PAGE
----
So no, it’s not because an AWS Pro Architect walks into the room that he / she will actually build a strong, modern architecture for you. For all you know, you’re stuck patching Windows 2016 servers for the next 5 years. But at least you have Patch Manager! 😉
So how did I do it?
For those here only in it for the tips and tricks, the links in the beginning of the article should help already. But this was my strategy. Probably doesn’t work for everybody, but it did for me:
- Hours spent: About 80 hours, all in all. That’s more time spent than most of my university exams 😀
- acloud.guru for videos. The video course on AWS Pro Architect is really just an index of stuff you need to know. And not nearly enough to actually know it all. I recommend also watching the Advanced Cloudformation, AWS Networking Speciality and AWS Security Speciality as well. It’s a lot of video, so I usually watched it at 1.3x or 1.5x speed. There is a practice exam on acloud.guru as well but it completely did not reflect the actual exam for me. I failed the acloud.guru exam pretty hard a few days before passing the actual exam.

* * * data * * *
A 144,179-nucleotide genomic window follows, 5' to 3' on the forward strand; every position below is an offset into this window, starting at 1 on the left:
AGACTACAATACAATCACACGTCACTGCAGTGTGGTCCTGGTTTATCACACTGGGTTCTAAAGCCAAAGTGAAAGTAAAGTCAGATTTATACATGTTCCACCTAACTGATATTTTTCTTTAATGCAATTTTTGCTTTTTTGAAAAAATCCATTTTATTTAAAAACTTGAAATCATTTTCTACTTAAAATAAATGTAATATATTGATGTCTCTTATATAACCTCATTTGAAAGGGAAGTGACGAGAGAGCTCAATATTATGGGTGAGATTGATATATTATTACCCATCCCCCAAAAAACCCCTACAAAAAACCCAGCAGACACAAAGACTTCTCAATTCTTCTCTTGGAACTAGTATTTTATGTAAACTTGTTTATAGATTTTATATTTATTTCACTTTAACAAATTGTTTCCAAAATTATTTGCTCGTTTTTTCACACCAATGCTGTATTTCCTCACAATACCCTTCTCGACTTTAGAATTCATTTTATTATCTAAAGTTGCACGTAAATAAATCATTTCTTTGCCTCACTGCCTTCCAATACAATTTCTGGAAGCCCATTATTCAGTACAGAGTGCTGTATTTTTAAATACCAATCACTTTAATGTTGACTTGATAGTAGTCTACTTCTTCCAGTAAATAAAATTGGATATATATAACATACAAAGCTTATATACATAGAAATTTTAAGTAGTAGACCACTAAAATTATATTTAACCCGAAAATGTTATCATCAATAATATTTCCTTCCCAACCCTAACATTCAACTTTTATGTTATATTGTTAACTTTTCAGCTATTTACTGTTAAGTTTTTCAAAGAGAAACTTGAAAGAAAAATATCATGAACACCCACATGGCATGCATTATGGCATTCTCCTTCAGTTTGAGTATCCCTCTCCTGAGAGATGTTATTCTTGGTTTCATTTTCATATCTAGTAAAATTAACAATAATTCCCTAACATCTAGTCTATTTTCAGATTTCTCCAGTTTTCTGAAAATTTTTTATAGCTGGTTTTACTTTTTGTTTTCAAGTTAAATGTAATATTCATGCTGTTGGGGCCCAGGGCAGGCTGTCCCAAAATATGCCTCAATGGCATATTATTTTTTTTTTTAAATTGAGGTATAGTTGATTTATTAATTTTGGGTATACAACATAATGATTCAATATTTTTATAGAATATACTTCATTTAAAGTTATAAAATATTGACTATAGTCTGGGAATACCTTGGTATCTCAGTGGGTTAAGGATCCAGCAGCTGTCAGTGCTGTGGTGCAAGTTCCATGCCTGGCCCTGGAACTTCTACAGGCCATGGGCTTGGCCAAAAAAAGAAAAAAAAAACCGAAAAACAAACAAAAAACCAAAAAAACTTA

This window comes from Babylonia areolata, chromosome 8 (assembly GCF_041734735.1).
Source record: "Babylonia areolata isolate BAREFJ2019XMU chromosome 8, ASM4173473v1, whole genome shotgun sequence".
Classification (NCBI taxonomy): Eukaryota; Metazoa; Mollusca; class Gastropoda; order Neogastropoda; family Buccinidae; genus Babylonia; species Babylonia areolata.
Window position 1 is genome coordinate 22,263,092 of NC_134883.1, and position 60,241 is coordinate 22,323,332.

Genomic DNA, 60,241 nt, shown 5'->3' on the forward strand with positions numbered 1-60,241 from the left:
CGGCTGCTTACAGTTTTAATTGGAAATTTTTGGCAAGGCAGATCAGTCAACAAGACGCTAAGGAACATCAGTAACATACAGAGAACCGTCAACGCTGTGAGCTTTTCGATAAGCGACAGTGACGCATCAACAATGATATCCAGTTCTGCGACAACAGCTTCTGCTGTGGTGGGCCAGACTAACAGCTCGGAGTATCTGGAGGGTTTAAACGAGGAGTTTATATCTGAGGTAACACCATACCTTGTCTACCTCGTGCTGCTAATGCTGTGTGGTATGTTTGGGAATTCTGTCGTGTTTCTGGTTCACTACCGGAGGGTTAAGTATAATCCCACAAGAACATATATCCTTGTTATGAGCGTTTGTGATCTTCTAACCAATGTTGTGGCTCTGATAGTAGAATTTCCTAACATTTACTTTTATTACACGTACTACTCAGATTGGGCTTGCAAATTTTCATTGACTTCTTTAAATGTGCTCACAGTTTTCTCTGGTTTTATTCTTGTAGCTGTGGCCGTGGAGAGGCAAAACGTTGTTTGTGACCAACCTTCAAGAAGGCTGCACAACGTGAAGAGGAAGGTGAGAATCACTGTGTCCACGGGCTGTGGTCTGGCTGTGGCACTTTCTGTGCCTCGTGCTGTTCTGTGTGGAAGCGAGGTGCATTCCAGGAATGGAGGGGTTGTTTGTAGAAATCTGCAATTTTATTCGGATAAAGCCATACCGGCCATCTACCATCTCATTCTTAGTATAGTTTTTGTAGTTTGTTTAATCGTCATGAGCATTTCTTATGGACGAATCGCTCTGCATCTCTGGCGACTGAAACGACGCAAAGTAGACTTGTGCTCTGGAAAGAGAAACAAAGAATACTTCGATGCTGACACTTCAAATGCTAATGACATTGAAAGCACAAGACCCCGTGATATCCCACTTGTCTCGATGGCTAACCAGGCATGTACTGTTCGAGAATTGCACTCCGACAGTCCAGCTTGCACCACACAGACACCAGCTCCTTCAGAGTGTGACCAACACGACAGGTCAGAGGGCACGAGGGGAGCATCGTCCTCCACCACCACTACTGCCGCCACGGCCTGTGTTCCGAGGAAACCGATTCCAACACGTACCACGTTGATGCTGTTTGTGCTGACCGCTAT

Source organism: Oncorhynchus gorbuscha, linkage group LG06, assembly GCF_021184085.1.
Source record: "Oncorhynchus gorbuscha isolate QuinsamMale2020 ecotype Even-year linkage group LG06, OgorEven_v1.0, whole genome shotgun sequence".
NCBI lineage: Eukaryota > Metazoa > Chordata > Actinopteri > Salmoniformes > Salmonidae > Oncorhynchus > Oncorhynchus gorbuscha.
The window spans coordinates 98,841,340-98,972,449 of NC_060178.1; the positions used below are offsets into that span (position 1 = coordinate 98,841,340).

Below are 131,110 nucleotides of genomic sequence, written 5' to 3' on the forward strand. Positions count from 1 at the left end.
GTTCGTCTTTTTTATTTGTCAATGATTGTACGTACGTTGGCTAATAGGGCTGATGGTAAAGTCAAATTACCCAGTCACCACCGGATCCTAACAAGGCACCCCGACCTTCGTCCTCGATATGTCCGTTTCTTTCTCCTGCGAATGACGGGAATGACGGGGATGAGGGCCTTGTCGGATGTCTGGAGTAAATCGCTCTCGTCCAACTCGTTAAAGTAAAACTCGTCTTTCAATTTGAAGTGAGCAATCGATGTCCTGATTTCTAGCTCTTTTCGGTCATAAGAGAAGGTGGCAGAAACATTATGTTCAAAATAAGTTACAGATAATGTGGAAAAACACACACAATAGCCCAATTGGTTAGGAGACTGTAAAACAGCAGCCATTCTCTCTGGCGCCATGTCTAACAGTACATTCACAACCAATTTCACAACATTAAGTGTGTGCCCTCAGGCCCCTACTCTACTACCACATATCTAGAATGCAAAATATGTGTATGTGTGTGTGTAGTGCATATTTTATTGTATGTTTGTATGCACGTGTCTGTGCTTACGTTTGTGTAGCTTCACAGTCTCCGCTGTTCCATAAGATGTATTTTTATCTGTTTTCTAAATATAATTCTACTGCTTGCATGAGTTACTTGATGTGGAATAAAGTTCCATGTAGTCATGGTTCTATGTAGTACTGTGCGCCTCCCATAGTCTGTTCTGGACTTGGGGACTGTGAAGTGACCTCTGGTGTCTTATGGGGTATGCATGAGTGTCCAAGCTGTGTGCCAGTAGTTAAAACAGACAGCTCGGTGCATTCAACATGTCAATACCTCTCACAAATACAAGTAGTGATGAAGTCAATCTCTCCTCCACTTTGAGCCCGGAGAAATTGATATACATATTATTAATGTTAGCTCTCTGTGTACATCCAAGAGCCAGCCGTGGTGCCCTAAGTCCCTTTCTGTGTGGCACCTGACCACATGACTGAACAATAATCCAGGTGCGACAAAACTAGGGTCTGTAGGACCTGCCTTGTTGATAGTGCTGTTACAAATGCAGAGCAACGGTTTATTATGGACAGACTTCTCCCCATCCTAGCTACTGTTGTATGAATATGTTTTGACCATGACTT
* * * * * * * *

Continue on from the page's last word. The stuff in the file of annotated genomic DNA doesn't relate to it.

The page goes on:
- whizlabs for practice exams. Some might consider this cheating. But I honestly think it’s not. There was not a single question of the 505 questions on Whizlabs that I got on the exam. So no copy paste possible. Whizlabs did give me two important things: First, I learned how to deal with the crazy long question style: how to quickly rule out bullshit answers and how to quickly identify important constraints in the questions. Second, I learned on which topic areas I was still lacking. If you fail 10 questions on Organisational Units and Service Control Policies in a row, you don’t know the topic, and you should spend time studying. In the end, I did all 6 practice exams at least 3 times. Each had 80 questions. So that’s a ton of questions. But my final practice exam I scored 79/80 and the one mistake I made was a stupid one. I did know the answer. So whizlabs was a very good, short, direct feedback loop for me.
- A clean AWS account: You can’t do without. Set up a cloudfront distribution. Deploy a webserver in an autoscaling group. Configure Route53. Take down a server. What happens?
- Study buddies: I can definitely recommend this. We studied with the 3 of us at Data Minded. Every Friday for 4 Fridays. One guy knew tons about security because he’s been involved in a banking project in the last 6 months. The other knew about networking quite well because a current client needed it. I could bring in bits and pieces because I’ve seen so many different deployments by now. Also, it’s great for morale. You’re suffering together, but you’re also learning together.
- What I didn’t do: I barely read any whitepaper. It is recommended to do so. So maybe I’ve been stupid. But I liked much more small videos about a topic, some experimentation in the AWS console and trial and error on Whizlabs